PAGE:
More On Legal & Compliancefrom The Advisor's Professional Library
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- Anti-Fraud Provisions of the Investment Advisers Act RIAs and IARs should view themselves as fiduciaries at all times, whether they meet the legal definition or not. Deviating from the fiduciary standard of full disclosure while courting clients may cause the advisor significant problems.
Advisory industry executives and advocates descended on Capitol Hill Thursday to participate in the Investment Adviser Association’s annual lobbying day, with a focus on issues “that cut across all of our member firms,” says David Tittsworth, IAA’s president and CEO.
Those issues include not only boosting funding for the Securities and Exchange Commission so that it can increase advisor exams, but pushing members of Congress to support the Investment Adviser Examination Improvement Act of 2013, a bill sponsored by Rep. Maxine Waters, D-Calif., that would allow the agency to collect fees from advisors to fund their exams.
Indeed, Skip Schweiss, president, TD Ameritrade Trust Co., and managing director of advisor advocacy and industry affairs at TD Ameritrade Institutional, told ThinkAdvisor on Thursday before heading to the Hill that his “core message” to lawmakers will be to support Waters’ user fees bill. “We come up here [to the Hill] with a very unusual message: We welcome more regulation and more frequent examinations, and we’re willing to pay for it.”
The “great thing” about the user fees bill, Schweiss continued, is that the fees that would be assessed do not end up in the “general pot” at the SEC. Fees that advisors would pay “have to be earmarked to examine advisory firms.” The Waters bill “was well written in that regard.”
The current advisor exam cycle of once every 11 years “is not good for investors, and it’s not good for the advisory industry,” Schweiss said. “It needs to be resolved,” but “the question becomes how to do that, because it takes money.”
Neil Simon, vice president of government affairs for IAA, told ThinkAdvisor on Thursday that while IAA members will be voicing their support for Waters' user fees bill, "action on the bill in the House does not look likely." That's why IAA and a fairly broad coalition of advisory groups, Simon said, still remain focused on getting a bipartisan bill that mirrors Waters' bill introduced in the Senate.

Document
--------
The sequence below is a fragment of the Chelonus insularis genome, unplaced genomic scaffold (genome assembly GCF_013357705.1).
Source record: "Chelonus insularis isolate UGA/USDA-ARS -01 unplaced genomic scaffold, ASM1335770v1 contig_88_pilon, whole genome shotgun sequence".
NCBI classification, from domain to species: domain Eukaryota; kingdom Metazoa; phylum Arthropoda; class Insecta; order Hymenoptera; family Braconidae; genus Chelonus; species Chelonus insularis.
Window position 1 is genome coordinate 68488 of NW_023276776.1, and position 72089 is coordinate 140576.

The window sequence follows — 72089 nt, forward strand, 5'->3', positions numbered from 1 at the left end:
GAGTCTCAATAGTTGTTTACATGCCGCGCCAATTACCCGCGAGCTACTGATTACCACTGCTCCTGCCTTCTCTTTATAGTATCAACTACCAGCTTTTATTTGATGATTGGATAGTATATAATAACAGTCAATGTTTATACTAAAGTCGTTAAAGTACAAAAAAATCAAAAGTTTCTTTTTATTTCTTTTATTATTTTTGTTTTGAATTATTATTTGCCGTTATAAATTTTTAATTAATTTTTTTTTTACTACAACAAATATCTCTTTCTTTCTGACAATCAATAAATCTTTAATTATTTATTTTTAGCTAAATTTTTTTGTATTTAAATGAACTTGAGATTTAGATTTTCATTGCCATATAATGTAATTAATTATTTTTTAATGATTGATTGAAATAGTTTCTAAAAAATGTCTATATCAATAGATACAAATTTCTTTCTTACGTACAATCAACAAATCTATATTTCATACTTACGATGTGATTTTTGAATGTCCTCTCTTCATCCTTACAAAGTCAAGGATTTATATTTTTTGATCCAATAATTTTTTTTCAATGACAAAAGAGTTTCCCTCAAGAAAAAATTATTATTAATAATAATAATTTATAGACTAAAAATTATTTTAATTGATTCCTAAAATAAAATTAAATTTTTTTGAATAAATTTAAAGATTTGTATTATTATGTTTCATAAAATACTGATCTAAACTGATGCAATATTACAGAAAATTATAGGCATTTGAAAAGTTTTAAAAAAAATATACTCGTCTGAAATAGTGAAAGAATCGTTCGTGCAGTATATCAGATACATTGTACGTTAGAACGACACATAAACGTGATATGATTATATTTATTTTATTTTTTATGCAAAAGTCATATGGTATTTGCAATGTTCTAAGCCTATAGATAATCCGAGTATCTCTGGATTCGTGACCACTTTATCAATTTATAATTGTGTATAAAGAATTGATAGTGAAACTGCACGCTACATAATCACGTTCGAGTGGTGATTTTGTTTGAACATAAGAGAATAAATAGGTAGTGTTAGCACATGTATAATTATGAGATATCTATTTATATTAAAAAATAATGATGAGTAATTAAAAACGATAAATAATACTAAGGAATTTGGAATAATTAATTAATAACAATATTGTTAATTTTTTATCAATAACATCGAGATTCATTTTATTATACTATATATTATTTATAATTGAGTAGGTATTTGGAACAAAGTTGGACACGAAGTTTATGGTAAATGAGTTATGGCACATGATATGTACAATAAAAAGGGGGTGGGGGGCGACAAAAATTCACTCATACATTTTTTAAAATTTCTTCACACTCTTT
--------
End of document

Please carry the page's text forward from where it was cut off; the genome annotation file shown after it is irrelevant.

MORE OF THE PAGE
"The best opportunity to get [a user fees bill] enacted into law is a bipartisan bill in the Senate," Simon said.
Indeed, with little likelihood that Congress will boost the SEC’s budget enough to increase advisors’ exam cycle and with Waters’ bill having stalled, Schweiss said SEC Commissioner Daniel Gallagher’s recent suggestion to fix the exam imbalance by allowing third-party advisor exams “merits discussion.”
While Tittsworth agreed in a Monday letter to Gallagher that third-party advisor exams are “worthy of debate,” he suggested that a better solution would be for the agency to “reallocate” its resources to support more advisor exams.
There are “a lot of questions about what Gallagher has proposed,” Tittsworth told ThinkAdvisor Thursday.
Knut Rostad, the founder and president of The Institute for the Fiduciary Standard and the regulatory and compliance officer at Rembert Pendleton Jackson, says that he believes “IAA has gotten a toehold on the Hill and is far more recognized now.”
Indeed, Schweiss concedes that while Waters’ user-fees bill “faces an uphill battle” in this Congress, the advisory industry “did have a significant impact” on convincing lawmakers not to support the bill that former House Financial Services Committee Chairman Rep. Spencer Bachus, R-Ala., floated, which would have basically appointed the Financial Industry Regulatory Authority as the self-regulatory organization for advisors.
Check out IAA to SEC: To Boost Advisor Exams, ‘Reallocate Resources’ on ThinkAdvisor.